Sump won't turn off - rain won't stop

11 Replies

It has been raining since Monday. The river is above flood stage, the rain won't stop. I went down to the crawlspace just to double check, and found a lot of water. I see where it is coming in - from poor grading around the house. I can fix that later, but the sump won't stop running. Pretty sure the float switch is jammed or faulty - the sump came with the house, it was a foreclosure so I have zero information. It looks old. It is a Big John, if that helps at all.

So I don't feel comfortable turning it off to try to fix it - what if it didn't go back on? Rain is forecast for the next 2 days, along with 2-8 inches of snow - YAY!

Any suggestions or uplifting stories of when this happened to you and you turned it off and everything worked out and you lived happily ever after?

Thanks!

Mindy Jensen, Real Estate Agent in CO (#FA100049656)

@Mindy Jensen , buy a new sump pump now.  In my area I have to replace them every 2 years.  Get everything hooked up to be able to take over when you shut the old one off.  Your sump pump won't run forever it will probably quit pretty soon.  The switches on those are usually a float or a mercury type switch.  You can tell by looking.  Be prepared to spend around a hundred bucks more or less for a decent sump pump.  I now install 2 in each sump but at different levels.  When the lower ones burns out the second one starts working.  I then take the old one out and replace it so I keep my backup from burning out.  In  my area it is usually the housing rotting away that causes the problem.  We have very high alkaline problems.  Be careful to not get shocked.

if the pump is pumping out water the entire time and you have that bad of rain/water coming in then it just might be barely able to keep up, thus running all the time. If there is a float, it usually has a trigger that you can manually control. You might need to add a secondary pit in the future to aleviate some of the load.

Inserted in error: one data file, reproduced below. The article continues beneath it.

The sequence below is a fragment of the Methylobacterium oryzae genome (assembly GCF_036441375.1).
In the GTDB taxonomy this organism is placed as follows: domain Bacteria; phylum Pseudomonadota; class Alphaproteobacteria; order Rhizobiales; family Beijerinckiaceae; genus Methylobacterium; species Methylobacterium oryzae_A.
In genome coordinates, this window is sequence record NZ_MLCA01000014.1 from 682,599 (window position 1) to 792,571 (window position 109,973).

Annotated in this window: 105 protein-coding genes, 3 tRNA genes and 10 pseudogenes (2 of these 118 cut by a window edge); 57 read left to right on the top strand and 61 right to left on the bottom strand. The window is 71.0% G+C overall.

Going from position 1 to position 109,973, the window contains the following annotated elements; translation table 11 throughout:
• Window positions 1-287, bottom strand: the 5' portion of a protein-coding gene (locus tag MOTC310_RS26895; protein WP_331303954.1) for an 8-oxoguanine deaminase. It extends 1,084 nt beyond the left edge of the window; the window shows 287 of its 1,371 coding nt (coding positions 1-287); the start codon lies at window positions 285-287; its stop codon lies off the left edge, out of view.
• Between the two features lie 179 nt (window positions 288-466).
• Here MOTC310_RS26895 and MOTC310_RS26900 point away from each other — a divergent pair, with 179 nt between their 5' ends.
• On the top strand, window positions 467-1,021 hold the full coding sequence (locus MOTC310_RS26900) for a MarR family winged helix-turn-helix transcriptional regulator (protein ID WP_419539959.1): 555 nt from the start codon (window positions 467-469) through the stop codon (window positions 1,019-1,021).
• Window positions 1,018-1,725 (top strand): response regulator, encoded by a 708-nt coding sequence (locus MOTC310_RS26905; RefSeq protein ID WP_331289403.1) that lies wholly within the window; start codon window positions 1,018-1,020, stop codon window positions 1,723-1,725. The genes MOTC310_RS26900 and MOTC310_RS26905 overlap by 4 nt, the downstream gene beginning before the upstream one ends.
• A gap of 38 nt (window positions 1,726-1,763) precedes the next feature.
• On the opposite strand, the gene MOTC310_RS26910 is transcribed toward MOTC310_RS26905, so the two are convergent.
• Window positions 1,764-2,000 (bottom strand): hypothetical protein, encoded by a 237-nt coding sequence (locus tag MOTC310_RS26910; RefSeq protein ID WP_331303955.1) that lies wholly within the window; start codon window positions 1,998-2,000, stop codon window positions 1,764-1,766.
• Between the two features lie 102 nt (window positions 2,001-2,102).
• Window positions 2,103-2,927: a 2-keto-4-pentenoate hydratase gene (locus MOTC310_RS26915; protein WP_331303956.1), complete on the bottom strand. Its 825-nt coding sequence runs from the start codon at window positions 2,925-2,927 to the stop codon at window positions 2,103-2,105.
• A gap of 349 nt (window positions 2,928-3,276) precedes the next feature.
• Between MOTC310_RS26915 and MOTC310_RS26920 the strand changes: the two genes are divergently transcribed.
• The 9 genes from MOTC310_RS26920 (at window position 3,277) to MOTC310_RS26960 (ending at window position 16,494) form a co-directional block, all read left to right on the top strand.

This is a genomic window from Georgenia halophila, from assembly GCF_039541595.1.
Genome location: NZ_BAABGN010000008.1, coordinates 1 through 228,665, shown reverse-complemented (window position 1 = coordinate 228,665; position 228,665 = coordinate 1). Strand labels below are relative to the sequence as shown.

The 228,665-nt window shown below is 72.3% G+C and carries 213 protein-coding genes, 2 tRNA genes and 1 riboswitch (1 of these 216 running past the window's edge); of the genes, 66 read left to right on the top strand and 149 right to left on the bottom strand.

I would go buy another sump pump and get it ready to install. Then flip the manual truer and see it it stops and then starts up again. If it doesn't start back up then follow your plan with tools ready and switch the new pump in. If it does stop and start, you now have your pump for your secondary pit. I would say that the likelihood that the pump fails when you manually trigger is quite low though.

May 8th and they are forecasting 2 to 8 inches of snow?  Leave the sump pump alone and move now!  Find a warmer climate ASAP!   Good luck and God bless!

hi mindy. if your pump is pumping out water, then it is doing its job. the amount of rain water is most likely the issue here. if the water wasn't there, the pump wouldn't be running. that doesn't mean it is not going to give up. if you had to work 24/7, you would give up too. lol. there simply is too much water for it to keep up with. what you need to do is go get another pump. if your crawl space is tall enough, get one of the teller stand up models. you need an " assistant" pump to help out the original pump here. you need to get rid of the excess water and get the level down to a managable level. once the rain stops, if ever, get that grading taken care of and put in gutters and downspouts on the house if you do not have any. good luck and please ask me if you need any further assistance

@Mindy Jensen